Push Ups with Kettlebells
If you have incorporated basic push ups into your fitness routine for some time, you have likely improved your body posture and strength. While you can continue to challenge yourself by performing more repetitions of the exact same exercise, it may be more beneficial to modify the push up to make progress and keep your workouts exciting.
The kettlebell push up is a variation of the traditional pushup that offers an increased challenge due to the increase in range of motion you can achieve. The kettlebell pushup is a compound exercise that engages chest, core, pectoral, and leg muscles, and will help you enhance posture and progress to more challenging variations of the pushup.
If you are ready to introduce kettlebells to your upper body workout routine, begin by practicing its pushup using two medium-weight kettlebells. Start by getting in the pushup position, holding it with each hand directly under the shoulders. Bend your elbows and lower your body down to the lowest range of motion that you can push back up from without losing your strong plank position. Push through the palms to drive back up to the top.
Mastering the basic kettlebell pushup will help you progress though its variations, such as the single kettlebell pushup and the plyometric kettlebell pushup.
To perform the single kettlebell pushup, get into a plank position with your arms shoulder-width apart, and your toes on the floor. One hand will be on the floor and the other will be on the kettlebell handle. Lower yourself down to the lowest range of motion that you can push back up from without losing your strong plank position. Then push back up by driving through your palms. Maintain a straight back and tight abs throughout the movement.
The plyometric kettlebell pushup is another variation that is performed just like the single arm kettlebell pushup, but with a modification at the bottom of the movement. After lowering your torso down, push back up with most of the weight on the palm that is not holding the kettlebell. As you push back up explosively, bring your torso up and over the kettlebell so you can grab onto its handle with the opposite hand. Repeat going back in the other direction. This kettlebell pushup variation will develop explosive power for the upper body.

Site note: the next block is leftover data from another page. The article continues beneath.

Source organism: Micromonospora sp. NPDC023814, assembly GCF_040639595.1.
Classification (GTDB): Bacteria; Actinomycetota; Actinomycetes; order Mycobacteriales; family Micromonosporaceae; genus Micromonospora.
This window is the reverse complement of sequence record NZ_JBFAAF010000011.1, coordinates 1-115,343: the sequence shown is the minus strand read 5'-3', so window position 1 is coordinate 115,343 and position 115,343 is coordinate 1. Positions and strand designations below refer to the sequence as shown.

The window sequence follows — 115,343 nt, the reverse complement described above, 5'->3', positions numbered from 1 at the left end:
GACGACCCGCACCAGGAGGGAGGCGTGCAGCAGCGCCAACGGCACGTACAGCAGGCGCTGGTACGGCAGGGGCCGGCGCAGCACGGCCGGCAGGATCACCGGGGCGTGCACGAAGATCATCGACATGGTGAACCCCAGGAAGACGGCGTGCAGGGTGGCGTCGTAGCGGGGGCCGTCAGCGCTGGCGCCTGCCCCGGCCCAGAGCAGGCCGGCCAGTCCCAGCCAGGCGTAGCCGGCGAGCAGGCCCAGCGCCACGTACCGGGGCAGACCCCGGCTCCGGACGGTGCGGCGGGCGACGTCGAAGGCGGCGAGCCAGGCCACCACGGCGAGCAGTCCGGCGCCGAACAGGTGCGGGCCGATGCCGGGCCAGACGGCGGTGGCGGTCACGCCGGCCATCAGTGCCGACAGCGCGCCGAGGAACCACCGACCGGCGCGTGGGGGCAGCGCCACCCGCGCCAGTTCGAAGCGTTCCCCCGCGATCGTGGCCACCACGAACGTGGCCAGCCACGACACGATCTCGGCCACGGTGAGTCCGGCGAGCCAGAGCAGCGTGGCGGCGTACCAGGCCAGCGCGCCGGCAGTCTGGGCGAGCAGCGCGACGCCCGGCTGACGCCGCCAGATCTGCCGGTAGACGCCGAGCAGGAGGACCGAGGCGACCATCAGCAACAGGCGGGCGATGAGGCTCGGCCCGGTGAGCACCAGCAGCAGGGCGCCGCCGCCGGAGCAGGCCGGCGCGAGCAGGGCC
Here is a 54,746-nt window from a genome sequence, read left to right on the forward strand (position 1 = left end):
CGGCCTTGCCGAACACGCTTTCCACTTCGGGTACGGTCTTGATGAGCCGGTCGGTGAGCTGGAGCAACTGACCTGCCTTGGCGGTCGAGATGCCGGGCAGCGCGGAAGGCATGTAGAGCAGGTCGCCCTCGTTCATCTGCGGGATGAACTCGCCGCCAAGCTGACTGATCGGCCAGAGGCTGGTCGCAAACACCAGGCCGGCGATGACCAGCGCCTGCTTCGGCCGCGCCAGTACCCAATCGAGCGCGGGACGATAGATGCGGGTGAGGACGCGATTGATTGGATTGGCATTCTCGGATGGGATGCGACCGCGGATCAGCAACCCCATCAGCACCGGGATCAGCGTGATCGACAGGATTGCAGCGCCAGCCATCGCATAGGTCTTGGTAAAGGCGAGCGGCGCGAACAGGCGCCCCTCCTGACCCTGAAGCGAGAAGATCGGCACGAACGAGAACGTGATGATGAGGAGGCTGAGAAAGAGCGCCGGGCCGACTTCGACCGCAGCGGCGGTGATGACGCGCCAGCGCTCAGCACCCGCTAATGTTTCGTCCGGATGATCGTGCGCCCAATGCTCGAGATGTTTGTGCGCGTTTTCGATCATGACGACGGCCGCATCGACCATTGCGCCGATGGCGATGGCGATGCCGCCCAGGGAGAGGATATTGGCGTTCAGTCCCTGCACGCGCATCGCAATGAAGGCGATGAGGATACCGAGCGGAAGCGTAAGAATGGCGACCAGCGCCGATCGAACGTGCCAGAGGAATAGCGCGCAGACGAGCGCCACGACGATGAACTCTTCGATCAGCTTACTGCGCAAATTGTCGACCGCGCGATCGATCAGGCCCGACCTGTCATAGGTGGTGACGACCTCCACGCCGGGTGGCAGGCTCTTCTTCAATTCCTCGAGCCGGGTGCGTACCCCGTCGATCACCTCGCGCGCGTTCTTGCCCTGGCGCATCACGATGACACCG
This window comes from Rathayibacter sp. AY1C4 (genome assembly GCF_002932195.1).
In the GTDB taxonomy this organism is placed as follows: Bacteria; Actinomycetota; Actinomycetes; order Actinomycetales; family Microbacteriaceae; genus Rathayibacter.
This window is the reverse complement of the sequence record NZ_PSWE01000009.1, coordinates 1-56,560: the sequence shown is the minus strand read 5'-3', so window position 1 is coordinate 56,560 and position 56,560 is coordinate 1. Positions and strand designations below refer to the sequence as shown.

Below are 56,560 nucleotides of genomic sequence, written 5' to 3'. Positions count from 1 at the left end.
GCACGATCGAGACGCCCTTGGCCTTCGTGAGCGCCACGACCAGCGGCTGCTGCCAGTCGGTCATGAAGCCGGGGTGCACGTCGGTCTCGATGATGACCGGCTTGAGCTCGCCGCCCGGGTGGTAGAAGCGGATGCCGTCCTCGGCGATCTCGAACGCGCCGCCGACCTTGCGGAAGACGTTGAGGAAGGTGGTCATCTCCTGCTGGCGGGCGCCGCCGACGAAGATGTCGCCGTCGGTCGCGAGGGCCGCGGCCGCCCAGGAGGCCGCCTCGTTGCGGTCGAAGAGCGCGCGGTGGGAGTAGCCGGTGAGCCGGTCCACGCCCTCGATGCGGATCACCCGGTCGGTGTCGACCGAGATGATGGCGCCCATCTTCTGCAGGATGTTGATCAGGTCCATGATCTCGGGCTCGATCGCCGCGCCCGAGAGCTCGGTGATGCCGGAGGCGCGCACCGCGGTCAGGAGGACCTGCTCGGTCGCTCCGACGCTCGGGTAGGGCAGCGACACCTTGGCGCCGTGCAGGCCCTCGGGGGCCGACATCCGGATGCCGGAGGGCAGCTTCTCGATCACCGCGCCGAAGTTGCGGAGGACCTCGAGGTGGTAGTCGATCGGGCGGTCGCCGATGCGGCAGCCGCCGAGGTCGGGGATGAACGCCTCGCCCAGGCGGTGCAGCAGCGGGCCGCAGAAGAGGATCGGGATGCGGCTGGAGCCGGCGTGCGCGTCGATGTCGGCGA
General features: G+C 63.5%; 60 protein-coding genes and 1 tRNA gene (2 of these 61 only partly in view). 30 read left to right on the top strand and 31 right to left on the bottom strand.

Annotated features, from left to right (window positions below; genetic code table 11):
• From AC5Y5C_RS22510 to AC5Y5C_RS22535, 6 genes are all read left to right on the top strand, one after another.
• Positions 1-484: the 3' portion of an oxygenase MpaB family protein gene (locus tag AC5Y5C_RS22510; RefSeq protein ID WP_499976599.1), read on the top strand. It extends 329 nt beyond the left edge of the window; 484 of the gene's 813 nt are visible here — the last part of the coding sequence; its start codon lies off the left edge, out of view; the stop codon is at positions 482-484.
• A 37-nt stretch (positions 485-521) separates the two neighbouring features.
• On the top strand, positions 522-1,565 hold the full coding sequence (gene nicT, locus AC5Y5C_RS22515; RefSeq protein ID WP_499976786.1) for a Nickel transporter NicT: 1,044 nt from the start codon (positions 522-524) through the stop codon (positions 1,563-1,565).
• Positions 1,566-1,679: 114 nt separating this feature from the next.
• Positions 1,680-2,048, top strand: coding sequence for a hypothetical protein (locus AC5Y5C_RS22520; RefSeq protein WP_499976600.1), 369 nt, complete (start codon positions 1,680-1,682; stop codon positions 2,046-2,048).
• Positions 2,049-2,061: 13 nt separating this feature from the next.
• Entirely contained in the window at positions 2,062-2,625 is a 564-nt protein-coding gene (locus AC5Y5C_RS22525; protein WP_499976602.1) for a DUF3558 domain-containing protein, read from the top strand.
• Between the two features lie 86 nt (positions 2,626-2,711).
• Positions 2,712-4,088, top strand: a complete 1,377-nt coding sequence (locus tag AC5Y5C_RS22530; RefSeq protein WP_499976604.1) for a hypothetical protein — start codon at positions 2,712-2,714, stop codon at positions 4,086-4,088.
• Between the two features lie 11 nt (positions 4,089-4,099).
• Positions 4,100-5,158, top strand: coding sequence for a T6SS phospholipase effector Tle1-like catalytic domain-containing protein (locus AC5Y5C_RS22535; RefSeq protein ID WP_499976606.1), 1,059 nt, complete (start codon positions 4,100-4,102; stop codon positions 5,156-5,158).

Performing an intense workout that includes the kettlebell pushup or its variations several times a week will increase your VO2 max, or maximal oxygen uptake, thereby improving your aerobic fitness.
Ready to reap the benefits of the kettlebell pushup?
Be sure to warm up for 10-15 minutes with easy cardio and dynamic mobility exercises. Once you are warmed up, try the aerobic workout below, which includes the kettlebell pushup.
Single Arm Kettlebell Swing
- Start with the kettlebell in front of the feet. Hinge forward and grab hold of the handle with one hand. The hips should be at or below shoulder level. Set your back by pulling the shoulder down and away from the ear. Tip the bell back as you sink your weight back into the hips and hamstrings.
- Hike the bell back between your legs, keeping shoulders over the toes. Hips should remain at or below shoulder level. You should feel a stretch in your hamstrings. The free arm mimics the working arm.
- Drive the feet into the floor and extend the hips; contracting the glutes and abs to maintain a straight line at the completion of your hip extension. The bell should “float” to the top position; the elbow should have a slight bend to allow for this.
- Allow gravity to bring the bell down toward your body, waiting for the arm to hit the waistband before you start to hinge back.
- Hinge into the backswing of the next repetition, keeping the knees back in order to maximally engage the hamstrings and glutes. Make sure the bell does not flip up in the backswing.
- Repeat the movement for 60 seconds, the switch hands and perform the swing on the opposite side.